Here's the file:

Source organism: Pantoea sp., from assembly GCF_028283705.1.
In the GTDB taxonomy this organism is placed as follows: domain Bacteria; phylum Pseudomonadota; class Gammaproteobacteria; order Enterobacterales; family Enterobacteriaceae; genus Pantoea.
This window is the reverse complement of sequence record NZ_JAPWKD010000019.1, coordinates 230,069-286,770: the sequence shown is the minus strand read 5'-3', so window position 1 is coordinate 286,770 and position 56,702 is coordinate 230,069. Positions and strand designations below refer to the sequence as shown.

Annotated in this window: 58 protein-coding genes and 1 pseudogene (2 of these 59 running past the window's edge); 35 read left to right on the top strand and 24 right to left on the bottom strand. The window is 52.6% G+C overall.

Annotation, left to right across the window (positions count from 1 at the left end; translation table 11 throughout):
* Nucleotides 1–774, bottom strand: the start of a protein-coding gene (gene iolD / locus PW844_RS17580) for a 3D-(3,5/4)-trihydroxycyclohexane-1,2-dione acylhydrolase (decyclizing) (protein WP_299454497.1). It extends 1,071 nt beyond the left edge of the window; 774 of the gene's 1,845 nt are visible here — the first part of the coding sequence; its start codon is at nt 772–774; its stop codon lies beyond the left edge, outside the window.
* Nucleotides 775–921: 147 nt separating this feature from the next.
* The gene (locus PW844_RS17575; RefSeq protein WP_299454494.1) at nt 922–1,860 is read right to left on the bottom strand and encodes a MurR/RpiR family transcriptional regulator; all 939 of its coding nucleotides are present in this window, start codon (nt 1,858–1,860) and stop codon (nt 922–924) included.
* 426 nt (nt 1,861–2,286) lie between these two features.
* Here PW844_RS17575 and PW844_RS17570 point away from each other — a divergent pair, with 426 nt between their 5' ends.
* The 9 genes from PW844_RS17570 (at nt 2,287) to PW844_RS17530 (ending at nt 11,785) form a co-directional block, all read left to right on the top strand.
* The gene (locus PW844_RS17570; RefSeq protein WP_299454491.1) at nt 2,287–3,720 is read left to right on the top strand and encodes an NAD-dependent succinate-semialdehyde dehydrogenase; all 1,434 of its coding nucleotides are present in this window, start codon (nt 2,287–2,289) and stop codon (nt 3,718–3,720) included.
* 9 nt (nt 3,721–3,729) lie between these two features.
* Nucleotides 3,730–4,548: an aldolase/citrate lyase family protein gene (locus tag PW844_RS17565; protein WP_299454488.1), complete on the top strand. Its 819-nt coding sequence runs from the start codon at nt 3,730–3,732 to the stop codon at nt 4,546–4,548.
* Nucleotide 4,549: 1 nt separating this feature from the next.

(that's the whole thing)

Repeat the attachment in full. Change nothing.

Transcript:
Source organism: Pantoea sp., from assembly GCF_028283705.1.
In the GTDB taxonomy this organism is placed as follows: domain Bacteria; phylum Pseudomonadota; class Gammaproteobacteria; order Enterobacterales; family Enterobacteriaceae; genus Pantoea.
This window is the reverse complement of sequence record NZ_JAPWKD010000019.1, coordinates 230,069-286,770: the sequence shown is the minus strand read 5'-3', so window position 1 is coordinate 286,770 and position 56,702 is coordinate 230,069. Positions and strand designations below refer to the sequence as shown.

Annotated in this window: 58 protein-coding genes and 1 pseudogene (2 of these 59 running past the window's edge); 35 read left to right on the top strand and 24 right to left on the bottom strand. The window is 52.6% G+C overall.

Annotation, left to right across the window (positions count from 1 at the left end; translation table 11 throughout):
* Nucleotides 1–774, bottom strand: the start of a protein-coding gene (gene iolD / locus PW844_RS17580) for a 3D-(3,5/4)-trihydroxycyclohexane-1,2-dione acylhydrolase (decyclizing) (protein WP_299454497.1). It extends 1,071 nt beyond the left edge of the window; 774 of the gene's 1,845 nt are visible here — the first part of the coding sequence; its start codon is at nt 772–774; its stop codon lies beyond the left edge, outside the window.
* Nucleotides 775–921: 147 nt separating this feature from the next.
* The gene (locus PW844_RS17575; RefSeq protein WP_299454494.1) at nt 922–1,860 is read right to left on the bottom strand and encodes a MurR/RpiR family transcriptional regulator; all 939 of its coding nucleotides are present in this window, start codon (nt 1,858–1,860) and stop codon (nt 922–924) included.
* 426 nt (nt 1,861–2,286) lie between these two features.
* Here PW844_RS17575 and PW844_RS17570 point away from each other — a divergent pair, with 426 nt between their 5' ends.
* The 9 genes from PW844_RS17570 (at nt 2,287) to PW844_RS17530 (ending at nt 11,785) form a co-directional block, all read left to right on the top strand.
* The gene (locus PW844_RS17570; RefSeq protein WP_299454491.1) at nt 2,287–3,720 is read left to right on the top strand and encodes an NAD-dependent succinate-semialdehyde dehydrogenase; all 1,434 of its coding nucleotides are present in this window, start codon (nt 2,287–2,289) and stop codon (nt 3,718–3,720) included.
* 9 nt (nt 3,721–3,729) lie between these two features.
* Nucleotides 3,730–4,548: an aldolase/citrate lyase family protein gene (locus tag PW844_RS17565; protein WP_299454488.1), complete on the top strand. Its 819-nt coding sequence runs from the start codon at nt 3,730–3,732 to the stop codon at nt 4,546–4,548.
* Nucleotide 4,549: 1 nt separating this feature from the next.